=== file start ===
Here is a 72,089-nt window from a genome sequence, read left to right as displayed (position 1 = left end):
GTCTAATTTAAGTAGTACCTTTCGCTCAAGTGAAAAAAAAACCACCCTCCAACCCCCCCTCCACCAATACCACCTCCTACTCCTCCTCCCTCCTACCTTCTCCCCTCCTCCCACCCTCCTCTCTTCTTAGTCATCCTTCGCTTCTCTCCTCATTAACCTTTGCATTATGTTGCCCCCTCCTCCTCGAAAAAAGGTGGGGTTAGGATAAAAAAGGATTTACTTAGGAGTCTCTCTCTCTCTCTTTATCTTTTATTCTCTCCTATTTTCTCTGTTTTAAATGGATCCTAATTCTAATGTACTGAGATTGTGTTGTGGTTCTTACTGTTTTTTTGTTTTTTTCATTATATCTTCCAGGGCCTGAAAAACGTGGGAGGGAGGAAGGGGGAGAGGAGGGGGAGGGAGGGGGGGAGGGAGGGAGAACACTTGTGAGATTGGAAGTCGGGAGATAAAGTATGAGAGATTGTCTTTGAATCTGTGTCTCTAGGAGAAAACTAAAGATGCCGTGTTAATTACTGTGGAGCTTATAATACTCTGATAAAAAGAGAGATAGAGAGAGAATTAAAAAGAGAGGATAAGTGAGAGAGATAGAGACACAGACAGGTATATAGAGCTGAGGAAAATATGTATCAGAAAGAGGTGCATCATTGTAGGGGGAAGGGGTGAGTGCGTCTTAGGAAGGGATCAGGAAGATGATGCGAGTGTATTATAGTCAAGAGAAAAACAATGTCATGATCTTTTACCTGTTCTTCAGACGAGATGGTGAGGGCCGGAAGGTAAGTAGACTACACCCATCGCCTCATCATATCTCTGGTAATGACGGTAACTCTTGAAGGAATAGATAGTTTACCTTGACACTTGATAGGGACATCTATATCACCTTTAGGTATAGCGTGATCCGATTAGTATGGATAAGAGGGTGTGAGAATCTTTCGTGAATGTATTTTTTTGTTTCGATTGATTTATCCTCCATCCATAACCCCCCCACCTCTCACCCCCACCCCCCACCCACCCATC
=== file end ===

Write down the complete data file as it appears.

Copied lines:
Here is a 72,089-nt window from a genome sequence, read left to right as displayed (position 1 = left end):
GTCTAATTTAAGTAGTACCTTTCGCTCAAGTGAAAAAAAAACCACCCTCCAACCCCCCCTCCACCAATACCACCTCCTACTCCTCCTCCCTCCTACCTTCTCCCCTCCTCCCACCCTCCTCTCTTCTTAGTCATCCTTCGCTTCTCTCCTCATTAACCTTTGCATTATGTTGCCCCCTCCTCCTCGAAAAAAGGTGGGGTTAGGATAAAAAAGGATTTACTTAGGAGTCTCTCTCTCTCTCTTTATCTTTTATTCTCTCCTATTTTCTCTGTTTTAAATGGATCCTAATTCTAATGTACTGAGATTGTGTTGTGGTTCTTACTGTTTTTTTGTTTTTTTCATTATATCTTCCAGGGCCTGAAAAACGTGGGAGGGAGGAAGGGGGAGAGGAGGGGGAGGGAGGGGGGGAGGGAGGGAGAACACTTGTGAGATTGGAAGTCGGGAGATAAAGTATGAGAGATTGTCTTTGAATCTGTGTCTCTAGGAGAAAACTAAAGATGCCGTGTTAATTACTGTGGAGCTTATAATACTCTGATAAAAAGAGAGATAGAGAGAGAATTAAAAAGAGAGGATAAGTGAGAGAGATAGAGACACAGACAGGTATATAGAGCTGAGGAAAATATGTATCAGAAAGAGGTGCATCATTGTAGGGGGAAGGGGTGAGTGCGTCTTAGGAAGGGATCAGGAAGATGATGCGAGTGTATTATAGTCAAGAGAAAAACAATGTCATGATCTTTTACCTGTTCTTCAGACGAGATGGTGAGGGCCGGAAGGTAAGTAGACTACACCCATCGCCTCATCATATCTCTGGTAATGACGGTAACTCTTGAAGGAATAGATAGTTTACCTTGACACTTGATAGGGACATCTATATCACCTTTAGGTATAGCGTGATCCGATTAGTATGGATAAGAGGGTGTGAGAATCTTTCGTGAATGTATTTTTTTGTTTCGATTGATTTATCCTCCATCCATAACCCCCCCACCTCTCACCCCCACCCCCCACCCACCCATC